Stitch626
03-18-2004, 06:36 AM
Thanks a lot BB I'll try to practice that once spring break is over.

Bungalo Bill
03-18-2004, 12:33 PM
Thanks all, BB your answer was very much what I was looking for, and AAAA, your very right about being careful with this initial evaluation, but it's often all I have :( ( and all they have :wink: )

BB - as far as grips go what I have learned is to keep the ball low against western FH and THBH and hit high against eastern FH and OHBH, and to stretch out two handed backhands with short angled slices. What else can you use ?

Keep in mind, when hitting balls that are leisurely or just for rally's you may hit a high ball to someone's onehanded backhand and they may handle it well. That is not what I mean by attacking the grips. Although you can certainly start out that way.

It is the timing of the attack and how much pressure the person is under to get it back. For example, if I hit a ball wide to your forehand side, knowing your going to have to get their quick, I will step in a little and take the ball you give me sooner and chip it low at an angle to about mid court going crosscourt. If you have a twohanded backhand, this might be a tough shot and I will soon see how you handle it. I simply have increased my chances to win the point on an error.

Bungalo Bill
03-18-2004, 12:46 PM
BB- Some good advice, but doggone it you are making me have to think again! I reset and load weight on my left foot to allow me to pivot and take a strong crossover step to my BH. Is this what you are talking about? Or are you talking about a much less wide ball where the initial step can be a shuffle step more for positioning than running it down?

Nope, 8)

Step with your foot closest to the ball first then perform the rest of your steps to time your hit. You can crossover after your first step but it wont be so dramatic causing you to get in trouble on occasion.

It sounds like you have a onehanded backhand? Do you perform the same step sequence for your service return? Do you ever find yourself hitting late? Or cant seem to make clean contact?

The reason you take the first step with your dominant leg on the backhand side is because it is natural. It is normal. It feels right. Your mind has accepted this foot/leg to be the dominant force in movement throughout your life.

Tennis is performed on both sides of your body. Forehands are strong because the dominant side is governing the balance and movement. It is natural. It is powerful and it is coordinated.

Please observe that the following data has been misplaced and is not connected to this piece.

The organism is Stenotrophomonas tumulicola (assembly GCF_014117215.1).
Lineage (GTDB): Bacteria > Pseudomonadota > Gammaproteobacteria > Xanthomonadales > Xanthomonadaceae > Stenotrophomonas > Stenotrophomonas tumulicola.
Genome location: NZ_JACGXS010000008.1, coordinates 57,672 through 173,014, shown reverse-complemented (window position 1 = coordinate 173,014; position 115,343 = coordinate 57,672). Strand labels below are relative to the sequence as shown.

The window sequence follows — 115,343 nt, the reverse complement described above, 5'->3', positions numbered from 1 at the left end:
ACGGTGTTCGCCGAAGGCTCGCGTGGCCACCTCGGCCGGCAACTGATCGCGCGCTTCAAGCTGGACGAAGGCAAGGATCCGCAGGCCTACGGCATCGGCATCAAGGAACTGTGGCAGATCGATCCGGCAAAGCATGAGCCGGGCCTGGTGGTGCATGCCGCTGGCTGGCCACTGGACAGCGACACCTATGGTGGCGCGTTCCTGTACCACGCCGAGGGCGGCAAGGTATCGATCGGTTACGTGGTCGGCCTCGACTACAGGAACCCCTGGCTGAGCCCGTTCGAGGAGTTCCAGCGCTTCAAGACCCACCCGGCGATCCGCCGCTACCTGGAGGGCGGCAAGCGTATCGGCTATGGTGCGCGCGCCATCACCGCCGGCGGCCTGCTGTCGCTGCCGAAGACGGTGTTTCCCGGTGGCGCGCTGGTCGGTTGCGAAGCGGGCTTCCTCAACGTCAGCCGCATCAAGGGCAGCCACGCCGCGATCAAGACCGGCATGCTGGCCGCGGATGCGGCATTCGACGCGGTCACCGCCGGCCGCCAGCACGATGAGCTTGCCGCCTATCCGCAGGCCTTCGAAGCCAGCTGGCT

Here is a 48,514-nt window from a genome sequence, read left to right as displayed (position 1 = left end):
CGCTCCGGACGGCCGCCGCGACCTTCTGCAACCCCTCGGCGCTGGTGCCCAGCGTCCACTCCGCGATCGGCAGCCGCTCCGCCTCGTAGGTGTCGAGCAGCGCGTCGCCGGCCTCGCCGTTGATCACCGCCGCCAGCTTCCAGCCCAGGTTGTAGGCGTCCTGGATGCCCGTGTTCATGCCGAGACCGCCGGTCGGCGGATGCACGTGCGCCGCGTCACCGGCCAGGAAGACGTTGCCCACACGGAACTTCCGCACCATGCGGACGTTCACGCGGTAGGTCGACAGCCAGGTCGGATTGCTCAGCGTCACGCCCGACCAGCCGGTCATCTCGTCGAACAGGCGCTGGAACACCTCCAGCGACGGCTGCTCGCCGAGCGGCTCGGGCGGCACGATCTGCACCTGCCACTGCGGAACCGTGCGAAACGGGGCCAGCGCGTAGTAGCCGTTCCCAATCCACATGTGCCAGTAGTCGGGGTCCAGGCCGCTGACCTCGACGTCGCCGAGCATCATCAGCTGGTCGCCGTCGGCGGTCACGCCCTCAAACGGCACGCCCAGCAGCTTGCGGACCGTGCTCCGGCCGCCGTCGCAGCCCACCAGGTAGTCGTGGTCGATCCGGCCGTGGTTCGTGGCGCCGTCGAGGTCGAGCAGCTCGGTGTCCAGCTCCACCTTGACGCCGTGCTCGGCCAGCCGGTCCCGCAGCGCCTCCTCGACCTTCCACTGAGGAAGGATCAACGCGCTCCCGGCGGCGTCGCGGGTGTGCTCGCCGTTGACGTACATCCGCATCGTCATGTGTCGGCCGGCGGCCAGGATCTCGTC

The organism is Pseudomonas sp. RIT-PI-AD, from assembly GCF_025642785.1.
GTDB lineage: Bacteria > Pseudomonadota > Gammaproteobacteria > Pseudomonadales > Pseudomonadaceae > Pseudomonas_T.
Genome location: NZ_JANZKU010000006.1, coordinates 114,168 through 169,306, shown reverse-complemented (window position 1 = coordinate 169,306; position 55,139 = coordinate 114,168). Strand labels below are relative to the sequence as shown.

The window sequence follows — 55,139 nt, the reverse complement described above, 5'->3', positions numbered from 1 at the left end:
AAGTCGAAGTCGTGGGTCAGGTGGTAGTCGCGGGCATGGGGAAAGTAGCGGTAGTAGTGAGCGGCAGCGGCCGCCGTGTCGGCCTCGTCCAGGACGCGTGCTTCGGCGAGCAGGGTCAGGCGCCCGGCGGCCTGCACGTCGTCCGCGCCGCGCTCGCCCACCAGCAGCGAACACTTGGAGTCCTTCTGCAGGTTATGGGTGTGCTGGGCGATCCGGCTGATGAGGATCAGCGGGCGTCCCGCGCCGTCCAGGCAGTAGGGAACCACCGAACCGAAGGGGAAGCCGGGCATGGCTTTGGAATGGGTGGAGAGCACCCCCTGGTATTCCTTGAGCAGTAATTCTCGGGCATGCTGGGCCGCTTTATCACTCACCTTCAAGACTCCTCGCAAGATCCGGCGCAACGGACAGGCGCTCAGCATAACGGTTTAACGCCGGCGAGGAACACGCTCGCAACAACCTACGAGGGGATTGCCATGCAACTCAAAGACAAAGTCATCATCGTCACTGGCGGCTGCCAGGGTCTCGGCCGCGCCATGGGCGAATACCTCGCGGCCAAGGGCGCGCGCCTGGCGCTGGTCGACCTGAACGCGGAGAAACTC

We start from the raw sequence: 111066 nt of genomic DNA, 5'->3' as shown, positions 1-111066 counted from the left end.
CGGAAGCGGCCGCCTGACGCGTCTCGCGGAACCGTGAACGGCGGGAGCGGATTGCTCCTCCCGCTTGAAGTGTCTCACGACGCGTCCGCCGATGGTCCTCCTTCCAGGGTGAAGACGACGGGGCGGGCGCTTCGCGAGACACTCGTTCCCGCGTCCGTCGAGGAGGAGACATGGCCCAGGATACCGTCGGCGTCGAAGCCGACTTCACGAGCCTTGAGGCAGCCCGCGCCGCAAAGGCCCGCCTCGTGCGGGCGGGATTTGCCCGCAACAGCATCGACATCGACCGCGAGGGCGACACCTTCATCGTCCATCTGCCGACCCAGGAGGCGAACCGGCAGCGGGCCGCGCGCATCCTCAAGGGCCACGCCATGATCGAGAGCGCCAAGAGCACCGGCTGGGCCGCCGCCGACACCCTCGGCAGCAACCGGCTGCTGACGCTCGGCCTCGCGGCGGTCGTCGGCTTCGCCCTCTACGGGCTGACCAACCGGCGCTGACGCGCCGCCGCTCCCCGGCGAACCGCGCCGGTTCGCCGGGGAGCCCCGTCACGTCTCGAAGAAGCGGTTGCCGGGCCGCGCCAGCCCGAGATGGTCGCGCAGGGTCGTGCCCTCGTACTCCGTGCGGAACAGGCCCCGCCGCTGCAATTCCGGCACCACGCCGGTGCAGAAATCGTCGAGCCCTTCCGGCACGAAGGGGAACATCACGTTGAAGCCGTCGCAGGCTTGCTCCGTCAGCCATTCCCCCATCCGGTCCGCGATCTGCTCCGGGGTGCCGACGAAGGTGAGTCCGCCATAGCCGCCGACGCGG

Backhands use the weaker underdeveloped side of the body. Coordination lacks on this side. It is not as strong. Often it can be spotted in movement drills that it the foot/leg sort of lags or is dragged along in movement. Your body/mind knows this so it wants to help out and allow the stronger side to compensate for its weakness. Very normal stuff. That is why it is easier to move with your dominant leg and crossover first for the backhand side.

But if you can step out with the foot closest to the ball for the forehand side and it is strong, why not the backhand side?

Always perform your first step towards the ball with the foot closest to the ball. You will have much better court coverage, better vision, you wont close your hips as much, you wont need to have a huge backswing to compensate for most of your movement going sideways vs. forward into the ball.

You will get more power, control, and have a lot more fun with less effort.

VTL
03-18-2004, 12:55 PM
Is it just me, or do pro basketball players have much faster feet than pro tennis players?

jayserinos99
03-18-2004, 01:28 PM
BB, good point about players not looking their sharpest in regards to footwork in warmup time. But the point about stepping out with the foot closest to the ball is to get a stable base right? So I'm left-handed and I try to hit a ball on my forehand side, I step out with my left foot first?

Bungalo Bill
03-18-2004, 04:12 PM
BB, good point about players not looking their sharpest in regards to footwork in warmup time. But the point about stepping out with the foot closest to the ball is to get a stable base right? So I'm left-handed and I try to hit a ball on my forehand side, I step out with my left foot first?

Jayserinos99,

It really helps everything. Your court coverage, your adjusting footwork. Your balance on impact. Helps you to not be too turned sideways. All of the above.

Next time you out on the court. Try it. Step out with your non-dominant leg. You will find it a bit awkward. To strengthen that backhand you need to strengthen that side. Get coordinated on that side. At the very least, your overall movement and coordination will improve.

Try it when your rallying with a partner - tell me it is not difficult. But yet it is easier on the forehand side. :)

C_Urala
03-18-2004, 08:37 PM
to me it's really not a problem to make a first step with the leg closest to the ball. My problem is to make this step not big. I tend to lunge and to stretch on this step and this kill all balance.

So, a little addition to the rule:

Make the first step with the leg closest to the ball but do not make this step big..

joebedford
03-27-2004, 02:39 PM
Forget all that--just show up for the match with six identical racquets in your bag, wrapped in plastic. Your opponent may just run away. :wink: